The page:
What is the addiction cycle?

Have you ever wondered why some foods are so hard to resist? Why do we sometimes eat more than we need, even when we are not hungry?

The answer may have something to do with a brain chemical called dopamine. Dopamine is a neurotransmitter, which means it helps send messages between nerve cells in the brain. Dopamine release happens in the nucleus accumbens, a brain region famous for its role in registering pleasure and reinforcing learning. Dopamine is involved in many functions, such as learning, memory, movement and motivation. One of the most important roles of dopamine is to make us feel good when we do something rewarding, such as eating a delicious meal, playing a video game or getting a hug from a friend.

Lots of things give you little dopamine boosts… eating a tasty meal when you’re hungry, connecting with friends and loved ones, and achieving goals. However, certain activities and substances—like drugs, gambling, and (yes) highly-processed foods—can produce unnaturally high surges of dopamine. When we eat something tasty, our brain releases dopamine as a way of saying “good job, that was a smart choice”. This makes us feel happy and satisfied, and also encourages us to repeat the behavior in the future. This is how we learn to associate certain foods with pleasure and reward.

The greater the dopamine response, the more pleasure you experience. The more pleasure you feel, the more motivated you are to repeat it. When you experience a dopamine surge, you learn to associate pleasure with the specific activity or substance that caused it. As that learning continues, your prefrontal cortex and your reward system get hijacked. You become focused on getting more of the thing. And you have trouble experiencing pleasure from anything else.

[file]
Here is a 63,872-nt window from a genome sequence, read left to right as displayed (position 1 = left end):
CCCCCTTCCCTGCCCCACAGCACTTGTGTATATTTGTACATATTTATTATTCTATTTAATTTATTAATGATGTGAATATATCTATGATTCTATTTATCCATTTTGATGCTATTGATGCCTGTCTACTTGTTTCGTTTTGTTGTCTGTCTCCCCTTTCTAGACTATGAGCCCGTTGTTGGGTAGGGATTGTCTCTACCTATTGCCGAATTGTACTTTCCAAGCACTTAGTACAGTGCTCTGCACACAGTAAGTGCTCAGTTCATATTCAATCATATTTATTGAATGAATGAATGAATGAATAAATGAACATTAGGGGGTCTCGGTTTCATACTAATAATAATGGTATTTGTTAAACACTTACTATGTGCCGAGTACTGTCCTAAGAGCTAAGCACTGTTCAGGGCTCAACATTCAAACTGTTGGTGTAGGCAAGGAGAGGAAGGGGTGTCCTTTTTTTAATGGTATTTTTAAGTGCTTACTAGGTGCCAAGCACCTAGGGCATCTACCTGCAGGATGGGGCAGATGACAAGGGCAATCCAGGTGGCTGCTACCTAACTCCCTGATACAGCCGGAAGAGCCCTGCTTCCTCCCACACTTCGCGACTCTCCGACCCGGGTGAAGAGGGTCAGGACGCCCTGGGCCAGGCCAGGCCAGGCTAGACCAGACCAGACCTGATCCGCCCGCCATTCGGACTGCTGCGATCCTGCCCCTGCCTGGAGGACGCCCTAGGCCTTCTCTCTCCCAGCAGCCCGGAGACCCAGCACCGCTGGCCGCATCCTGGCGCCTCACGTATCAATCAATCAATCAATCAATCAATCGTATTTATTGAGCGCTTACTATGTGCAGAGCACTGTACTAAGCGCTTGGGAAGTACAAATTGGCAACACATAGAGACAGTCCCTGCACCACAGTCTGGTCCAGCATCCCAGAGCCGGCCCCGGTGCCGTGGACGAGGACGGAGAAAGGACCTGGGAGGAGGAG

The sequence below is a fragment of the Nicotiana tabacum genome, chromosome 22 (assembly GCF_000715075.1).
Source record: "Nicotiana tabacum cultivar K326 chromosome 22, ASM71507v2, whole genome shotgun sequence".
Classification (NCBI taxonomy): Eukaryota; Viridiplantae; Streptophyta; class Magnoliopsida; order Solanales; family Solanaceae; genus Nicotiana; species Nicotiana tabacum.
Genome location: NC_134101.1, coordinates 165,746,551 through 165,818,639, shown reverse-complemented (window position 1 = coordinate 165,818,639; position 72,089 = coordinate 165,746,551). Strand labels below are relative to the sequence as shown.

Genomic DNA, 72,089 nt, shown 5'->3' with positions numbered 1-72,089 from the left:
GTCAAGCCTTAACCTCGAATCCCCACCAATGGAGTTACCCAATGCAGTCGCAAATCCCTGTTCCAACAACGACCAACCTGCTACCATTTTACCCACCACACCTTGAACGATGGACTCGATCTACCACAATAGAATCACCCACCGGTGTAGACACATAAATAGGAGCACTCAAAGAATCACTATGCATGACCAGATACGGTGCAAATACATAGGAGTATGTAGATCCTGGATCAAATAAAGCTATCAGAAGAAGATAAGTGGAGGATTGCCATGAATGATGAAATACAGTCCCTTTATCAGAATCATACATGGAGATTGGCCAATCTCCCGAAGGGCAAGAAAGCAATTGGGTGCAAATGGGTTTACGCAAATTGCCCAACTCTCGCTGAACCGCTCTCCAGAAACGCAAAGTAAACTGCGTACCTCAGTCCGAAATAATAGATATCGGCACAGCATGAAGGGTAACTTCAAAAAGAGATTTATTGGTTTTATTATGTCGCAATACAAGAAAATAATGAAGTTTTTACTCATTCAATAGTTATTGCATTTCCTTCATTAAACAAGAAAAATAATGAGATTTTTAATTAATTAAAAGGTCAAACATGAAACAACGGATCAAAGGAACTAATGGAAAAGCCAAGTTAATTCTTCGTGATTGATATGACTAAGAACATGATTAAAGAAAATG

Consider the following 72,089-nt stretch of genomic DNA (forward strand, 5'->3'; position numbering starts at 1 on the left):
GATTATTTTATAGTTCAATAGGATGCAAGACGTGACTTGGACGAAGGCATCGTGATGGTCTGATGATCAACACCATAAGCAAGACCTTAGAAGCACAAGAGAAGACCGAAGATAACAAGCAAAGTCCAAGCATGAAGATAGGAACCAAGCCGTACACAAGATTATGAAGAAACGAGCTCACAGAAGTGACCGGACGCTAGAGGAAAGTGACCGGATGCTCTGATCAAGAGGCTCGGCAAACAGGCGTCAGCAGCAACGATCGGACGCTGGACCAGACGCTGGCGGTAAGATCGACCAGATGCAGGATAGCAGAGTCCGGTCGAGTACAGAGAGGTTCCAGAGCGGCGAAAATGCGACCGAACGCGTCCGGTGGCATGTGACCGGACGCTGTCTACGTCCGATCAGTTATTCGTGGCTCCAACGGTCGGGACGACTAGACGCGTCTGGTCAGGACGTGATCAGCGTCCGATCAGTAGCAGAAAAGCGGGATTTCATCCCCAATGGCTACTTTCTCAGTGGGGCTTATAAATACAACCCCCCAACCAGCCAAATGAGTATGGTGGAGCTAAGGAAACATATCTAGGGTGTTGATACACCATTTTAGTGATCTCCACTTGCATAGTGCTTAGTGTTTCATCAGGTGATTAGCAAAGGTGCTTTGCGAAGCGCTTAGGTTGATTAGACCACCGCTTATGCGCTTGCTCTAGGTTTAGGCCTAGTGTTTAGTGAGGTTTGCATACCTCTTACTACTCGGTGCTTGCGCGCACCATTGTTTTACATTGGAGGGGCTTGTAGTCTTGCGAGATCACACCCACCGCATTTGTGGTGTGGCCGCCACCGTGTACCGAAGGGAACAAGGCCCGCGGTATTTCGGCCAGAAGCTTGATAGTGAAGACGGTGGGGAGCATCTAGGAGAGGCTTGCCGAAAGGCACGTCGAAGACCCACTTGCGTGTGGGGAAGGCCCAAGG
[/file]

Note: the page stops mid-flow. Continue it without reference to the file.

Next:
Not all foods have the same effect on dopamine. Some foods, especially those that are high in sugar, fat and salt, can trigger much more dopamine than others. These foods are called highly palatable foods, and they can be very addictive. They are like drugs for our brain, because they make us feel so good that we want more and more of them. The problem is that when we eat too much of these foods, our brain gets used to the high levels of dopamine and starts to need more to feel the same pleasure.

Over time, your brain adapts to these floods of dopamine. This is called tolerance. Tolerance drives you to chase more of the pleasurable thing, yet you rarely feel satisfied, and it means that we have to eat more of the addictive food to get the same reward. Over time, this can lead to a cycle of craving and bingeing on these foods, even when we are not hungry or when we know they are bad for us. This cycle can also affect our mood and emotions. When we are not eating the addictive food, our dopamine levels drop and we feel unhappy, anxious or irritable. This is called withdrawal, and it makes us want to eat more of the food to feel better. This can create a vicious circle of addiction that is hard to break. This is the addiction cycle.

Food addiction is a serious condition that can affect our health and well-being. It can cause weight gain, obesity, diabetes, heart disease and other problems. It can also make us feel guilty, ashamed or depressed about our eating habits.